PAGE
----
“I can only repeat,” I replied, “that I found it on the floor of the carriage after Mr. Dwerrihouse had alighted. It was in leaning out to look after him that I trod upon it, and it was in running after him for the purpose of restoring it that I saw or believed I saw, Mr. Raikes standing aside with him in earnest conversation.”
Again I felt Jonathan Jelf plucking at my sleeve.
“Look at Raikes,” he whispered; “look at Raikes!”
I turned to where the under-secretary had been standing a moment before, and saw him, white as death, with lips trembling and livid, stealing toward the door.
To conceive a sudden, strange, and indefinite suspicion, to fling myself in his way, to take him by the shoulders as if he were a child, and turn his craven face, perforce, toward the board, were with me the work of an instant.
“Look at him!” I exclaimed. “Look at his face! I ask no better witness to the truth of my words.”
The chairman’s brow darkened.
“Mr. Raikes,” he said, sternly, “if you know anything you had better speak.”
Vainly trying to wrench himself from my grasp, the under-secretary stammered out an incoherent denial.
“Let me go,” he said. “I know nothing—you have no right to detain me—let me go!”
“Did you, or did you not, meet Mr. John Dwerrihouse at Blackwater station? The charge brought against you is either true or false. If true, you will do well to throw yourself upon the mercy of the board and make full confession of all that you know.”
The under-secretary wrung his hands in an agony of helpless terror.
“I was away!” he cried. “I was two hundred miles away at the time! I know nothing about it—I have nothing to confess—I am innocent—I call God to witness I am innocent!”
“Two hundred miles away!” echoed the chairman. “What do you mean?”
“I was in Devonshire. I had three weeks’ leave of absence—I appeal to Mr. Hunter—Mr. Hunter knows I had three weeks’ leave of absence! I was in Devonshire all the time; I can prove I was in Devonshire!”
Seeing him so abject, so incoherent, so wild with apprehension, the directors began to whisper gravely among themselves, while one got quietly up and called the porter to guard the door.
“What has your being in Devonshire to do with the matter?” said the chairman. “When were you in Devonshire?”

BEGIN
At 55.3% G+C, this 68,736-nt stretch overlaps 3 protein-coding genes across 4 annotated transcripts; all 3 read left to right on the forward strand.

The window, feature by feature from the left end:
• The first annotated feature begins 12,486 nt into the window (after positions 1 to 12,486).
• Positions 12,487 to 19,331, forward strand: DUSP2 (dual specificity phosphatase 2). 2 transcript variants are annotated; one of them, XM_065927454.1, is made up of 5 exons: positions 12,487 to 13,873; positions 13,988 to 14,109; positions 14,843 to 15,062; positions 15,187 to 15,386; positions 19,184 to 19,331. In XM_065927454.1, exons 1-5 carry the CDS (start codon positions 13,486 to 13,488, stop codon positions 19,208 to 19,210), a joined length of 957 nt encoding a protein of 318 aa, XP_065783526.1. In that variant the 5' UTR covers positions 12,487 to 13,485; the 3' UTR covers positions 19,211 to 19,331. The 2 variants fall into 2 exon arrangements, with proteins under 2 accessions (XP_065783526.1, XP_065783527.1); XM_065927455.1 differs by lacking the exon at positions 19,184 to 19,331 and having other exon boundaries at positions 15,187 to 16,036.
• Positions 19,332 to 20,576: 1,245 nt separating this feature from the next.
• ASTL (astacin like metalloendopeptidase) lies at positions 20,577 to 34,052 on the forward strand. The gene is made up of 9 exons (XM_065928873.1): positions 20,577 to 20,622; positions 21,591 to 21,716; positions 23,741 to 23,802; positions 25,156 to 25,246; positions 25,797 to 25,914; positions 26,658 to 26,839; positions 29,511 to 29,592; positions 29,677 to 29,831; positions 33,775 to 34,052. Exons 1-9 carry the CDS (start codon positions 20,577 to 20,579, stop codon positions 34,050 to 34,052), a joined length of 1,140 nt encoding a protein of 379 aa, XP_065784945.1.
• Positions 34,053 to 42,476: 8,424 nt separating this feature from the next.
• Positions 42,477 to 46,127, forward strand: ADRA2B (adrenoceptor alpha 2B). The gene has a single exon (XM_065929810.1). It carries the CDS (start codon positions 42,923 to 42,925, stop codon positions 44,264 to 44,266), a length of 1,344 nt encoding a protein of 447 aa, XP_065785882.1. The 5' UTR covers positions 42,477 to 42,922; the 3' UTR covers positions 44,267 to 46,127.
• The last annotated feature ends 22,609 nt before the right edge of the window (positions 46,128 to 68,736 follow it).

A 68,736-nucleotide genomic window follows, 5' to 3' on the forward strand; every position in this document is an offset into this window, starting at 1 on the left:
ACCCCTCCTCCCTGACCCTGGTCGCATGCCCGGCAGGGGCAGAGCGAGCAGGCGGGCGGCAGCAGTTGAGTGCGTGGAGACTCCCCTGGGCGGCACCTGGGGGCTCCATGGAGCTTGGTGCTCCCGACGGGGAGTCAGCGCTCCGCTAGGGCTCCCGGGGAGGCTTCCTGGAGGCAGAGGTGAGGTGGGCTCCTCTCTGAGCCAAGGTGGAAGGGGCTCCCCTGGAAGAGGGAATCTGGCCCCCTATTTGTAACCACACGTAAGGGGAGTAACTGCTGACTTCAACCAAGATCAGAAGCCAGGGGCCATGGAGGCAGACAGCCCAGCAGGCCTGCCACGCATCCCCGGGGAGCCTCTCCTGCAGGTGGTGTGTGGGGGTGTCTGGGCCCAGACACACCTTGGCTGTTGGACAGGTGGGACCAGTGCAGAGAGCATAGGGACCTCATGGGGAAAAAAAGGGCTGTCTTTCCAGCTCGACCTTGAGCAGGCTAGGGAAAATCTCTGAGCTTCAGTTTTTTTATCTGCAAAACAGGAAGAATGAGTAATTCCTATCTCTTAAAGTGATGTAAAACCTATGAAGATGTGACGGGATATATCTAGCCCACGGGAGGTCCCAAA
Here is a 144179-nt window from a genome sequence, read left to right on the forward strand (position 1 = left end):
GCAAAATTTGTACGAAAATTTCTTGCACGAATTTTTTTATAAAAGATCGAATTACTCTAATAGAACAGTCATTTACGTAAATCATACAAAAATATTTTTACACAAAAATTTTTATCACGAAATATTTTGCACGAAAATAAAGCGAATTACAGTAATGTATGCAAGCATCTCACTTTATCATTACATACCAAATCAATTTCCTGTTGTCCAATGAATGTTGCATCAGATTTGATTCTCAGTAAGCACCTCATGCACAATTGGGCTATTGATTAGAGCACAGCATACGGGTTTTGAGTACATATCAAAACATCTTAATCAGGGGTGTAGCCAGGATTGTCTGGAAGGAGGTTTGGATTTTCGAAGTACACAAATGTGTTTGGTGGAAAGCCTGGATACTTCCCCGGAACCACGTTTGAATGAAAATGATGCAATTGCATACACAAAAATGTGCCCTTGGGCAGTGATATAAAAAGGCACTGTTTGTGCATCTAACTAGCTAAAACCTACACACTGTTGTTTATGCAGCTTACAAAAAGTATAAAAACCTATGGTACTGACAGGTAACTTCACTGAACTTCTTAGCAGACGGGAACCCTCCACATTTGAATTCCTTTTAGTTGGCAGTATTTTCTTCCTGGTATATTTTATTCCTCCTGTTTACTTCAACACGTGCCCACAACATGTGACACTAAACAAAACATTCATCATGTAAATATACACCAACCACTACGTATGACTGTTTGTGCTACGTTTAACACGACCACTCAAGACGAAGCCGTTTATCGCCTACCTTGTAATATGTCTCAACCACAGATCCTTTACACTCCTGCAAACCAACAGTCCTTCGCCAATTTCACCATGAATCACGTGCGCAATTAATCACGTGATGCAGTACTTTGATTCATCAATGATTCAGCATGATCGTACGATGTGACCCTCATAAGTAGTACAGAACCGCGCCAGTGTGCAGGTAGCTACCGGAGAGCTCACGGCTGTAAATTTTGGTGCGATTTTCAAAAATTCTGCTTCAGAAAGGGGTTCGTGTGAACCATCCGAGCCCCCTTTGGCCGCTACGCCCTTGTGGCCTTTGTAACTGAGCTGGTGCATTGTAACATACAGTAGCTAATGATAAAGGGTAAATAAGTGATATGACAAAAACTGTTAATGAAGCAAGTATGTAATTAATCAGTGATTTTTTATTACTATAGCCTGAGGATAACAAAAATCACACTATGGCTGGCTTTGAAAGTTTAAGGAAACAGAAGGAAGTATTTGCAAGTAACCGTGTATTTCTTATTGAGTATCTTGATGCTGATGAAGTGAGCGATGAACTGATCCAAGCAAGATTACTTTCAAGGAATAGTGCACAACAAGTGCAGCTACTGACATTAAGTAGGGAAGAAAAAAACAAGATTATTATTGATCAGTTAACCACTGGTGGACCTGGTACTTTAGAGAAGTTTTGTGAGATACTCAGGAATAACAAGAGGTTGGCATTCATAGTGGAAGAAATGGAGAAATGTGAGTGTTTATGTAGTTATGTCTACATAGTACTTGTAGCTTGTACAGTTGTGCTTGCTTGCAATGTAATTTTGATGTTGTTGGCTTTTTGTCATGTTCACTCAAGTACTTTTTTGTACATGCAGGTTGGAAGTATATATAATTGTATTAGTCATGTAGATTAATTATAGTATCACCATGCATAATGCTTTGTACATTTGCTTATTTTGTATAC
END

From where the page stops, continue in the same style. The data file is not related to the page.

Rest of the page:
“Mr. Raikes took his leave in September,” said the secretary, “about the time when Mr. Dwerrihouse disappeared.”
“I never even heard that he had disappeared till I came back!”
“That must remain to be proved,” said the chairman. “I shall at once put this matter in the hands of the police. In the meanwhile, Mr. Raikes, being myself a magistrate and used to deal with these cases, I advise you to offer no resistance but to confess while confession may yet do you service. As for your accomplice—”
The frightened wretch fell upon his knees.
“I had no accomplice!” he cried, “Only have mercy upon me—only spare my life, and I will confess all! I didn’t mean to harm him! I didn’t mean to hurt a hair of his head! Only have mercy upon me, and let me go!”
The chairman rose in his place, pale and agitated.
“Good heavens!” he exclaimed, “what horrible mystery is this? What does it mean?”
“As sure as there is a God in heaven,” said Jonathan Jelf, “it means that murder has been done.”
“No! no! no!” shrieked Raikes, still upon his knees, and cowering like a beaten hound, “Not murder! No jury that ever sat could bring it in murder. I thought I had only stunned him—I never meant to do more than stun him! Manslaughter——manslaughter—not murder!”
Overcome by the horror of this unexpected revelation, the chairman covered his face with his hand and for a moment or two remained silent.
“Miserable man,” he said at length, “you have betrayed yourself.”
“You bade me confess! You urged me to throw myself upon the mercy of the board!”